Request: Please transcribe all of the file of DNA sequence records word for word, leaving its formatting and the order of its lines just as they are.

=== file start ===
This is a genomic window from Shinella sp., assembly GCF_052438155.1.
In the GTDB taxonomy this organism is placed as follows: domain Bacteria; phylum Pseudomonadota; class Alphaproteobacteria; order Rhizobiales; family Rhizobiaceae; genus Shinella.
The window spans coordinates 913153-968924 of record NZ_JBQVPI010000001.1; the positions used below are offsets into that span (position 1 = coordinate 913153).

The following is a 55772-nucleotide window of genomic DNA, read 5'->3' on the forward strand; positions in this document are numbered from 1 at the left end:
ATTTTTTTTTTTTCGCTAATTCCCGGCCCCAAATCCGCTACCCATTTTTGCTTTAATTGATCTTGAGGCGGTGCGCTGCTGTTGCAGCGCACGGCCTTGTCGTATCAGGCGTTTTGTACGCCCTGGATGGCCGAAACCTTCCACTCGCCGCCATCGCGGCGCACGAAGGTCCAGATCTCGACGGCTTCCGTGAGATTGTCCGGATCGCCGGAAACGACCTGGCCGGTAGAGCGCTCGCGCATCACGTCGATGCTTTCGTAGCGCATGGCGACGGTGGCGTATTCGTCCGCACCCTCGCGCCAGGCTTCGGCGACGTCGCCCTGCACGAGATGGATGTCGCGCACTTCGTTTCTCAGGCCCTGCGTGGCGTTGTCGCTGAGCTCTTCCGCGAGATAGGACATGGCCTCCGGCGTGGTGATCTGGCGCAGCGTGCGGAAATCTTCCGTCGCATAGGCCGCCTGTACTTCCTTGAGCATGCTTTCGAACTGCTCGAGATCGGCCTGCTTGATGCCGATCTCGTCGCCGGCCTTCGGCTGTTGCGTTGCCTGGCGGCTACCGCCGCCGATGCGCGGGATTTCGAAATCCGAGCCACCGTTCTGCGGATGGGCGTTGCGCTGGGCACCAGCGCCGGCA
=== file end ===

This is a genomic window from Shinella sp., assembly GCF_052438155.1.
In the GTDB taxonomy this organism is placed as follows: domain Bacteria; phylum Pseudomonadota; class Alphaproteobacteria; order Rhizobiales; family Rhizobiaceae; genus Shinella.
The window spans coordinates 913153-968924 of record NZ_JBQVPI010000001.1; the positions used below are offsets into that span (position 1 = coordinate 913153).

The following is a 55772-nucleotide window of genomic DNA, read 5'->3' on the forward strand; positions in this document are numbered from 1 at the left end:
ATTTTTTTTTTTTCGCTAATTCCCGGCCCCAAATCCGCTACCCATTTTTGCTTTAATTGATCTTGAGGCGGTGCGCTGCTGTTGCAGCGCACGGCCTTGTCGTATCAGGCGTTTTGTACGCCCTGGATGGCCGAAACCTTCCACTCGCCGCCATCGCGGCGCACGAAGGTCCAGATCTCGACGGCTTCCGTGAGATTGTCCGGATCGCCGGAAACGACCTGGCCGGTAGAGCGCTCGCGCATCACGTCGATGCTTTCGTAGCGCATGGCGACGGTGGCGTATTCGTCCGCACCCTCGCGCCAGGCTTCGGCGACGTCGCCCTGCACGAGATGGATGTCGCGCACTTCGTTTCTCAGGCCCTGCGTGGCGTTGTCGCTGAGCTCTTCCGCGAGATAGGACATGGCCTCCGGCGTGGTGATCTGGCGCAGCGTGCGGAAATCTTCCGTCGCATAGGCCGCCTGTACTTCCTTGAGCATGCTTTCGAACTGCTCGAGATCGGCCTGCTTGATGCCGATCTCGTCGCCGGCCTTCGGCTGTTGCGTTGCCTGGCGGCTACCGCCGCCGATGCGCGGGATTTCGAAATCCGAGCCACCGTTCTGCGGATGGGCGTTGCGCTGGGCACCAGCGCCGGCA